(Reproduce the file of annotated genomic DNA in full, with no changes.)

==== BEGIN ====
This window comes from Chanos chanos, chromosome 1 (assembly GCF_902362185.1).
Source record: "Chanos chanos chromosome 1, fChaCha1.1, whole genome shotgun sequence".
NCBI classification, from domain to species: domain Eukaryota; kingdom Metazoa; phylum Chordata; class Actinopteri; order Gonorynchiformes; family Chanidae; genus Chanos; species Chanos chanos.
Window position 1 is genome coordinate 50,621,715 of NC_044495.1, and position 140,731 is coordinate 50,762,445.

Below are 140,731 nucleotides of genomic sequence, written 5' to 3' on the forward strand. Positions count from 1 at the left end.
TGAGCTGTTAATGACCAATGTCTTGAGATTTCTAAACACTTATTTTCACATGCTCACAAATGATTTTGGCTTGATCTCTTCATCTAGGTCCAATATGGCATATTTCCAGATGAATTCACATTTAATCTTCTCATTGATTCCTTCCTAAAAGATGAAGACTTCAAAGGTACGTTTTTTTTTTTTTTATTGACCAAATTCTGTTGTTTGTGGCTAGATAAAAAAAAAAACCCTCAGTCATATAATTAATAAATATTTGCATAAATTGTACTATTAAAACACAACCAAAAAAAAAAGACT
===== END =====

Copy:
This window comes from Chanos chanos, chromosome 1 (assembly GCF_902362185.1).
Source record: "Chanos chanos chromosome 1, fChaCha1.1, whole genome shotgun sequence".
NCBI classification, from domain to species: domain Eukaryota; kingdom Metazoa; phylum Chordata; class Actinopteri; order Gonorynchiformes; family Chanidae; genus Chanos; species Chanos chanos.
Window position 1 is genome coordinate 50,621,715 of NC_044495.1, and position 140,731 is coordinate 50,762,445.

Below are 140,731 nucleotides of genomic sequence, written 5' to 3' on the forward strand. Positions count from 1 at the left end.
TGAGCTGTTAATGACCAATGTCTTGAGATTTCTAAACACTTATTTTCACATGCTCACAAATGATTTTGGCTTGATCTCTTCATCTAGGTCCAATATGGCATATTTCCAGATGAATTCACATTTAATCTTCTCATTGATTCCTTCCTAAAAGATGAAGACTTCAAAGGTACGTTTTTTTTTTTTTTATTGACCAAATTCTGTTGTTTGTGGCTAGATAAAAAAAAAAACCCTCAGTCATATAATTAATAAATATTTGCATAAATTGTACTATTAAAACACAACCAAAAAAAAAAGACT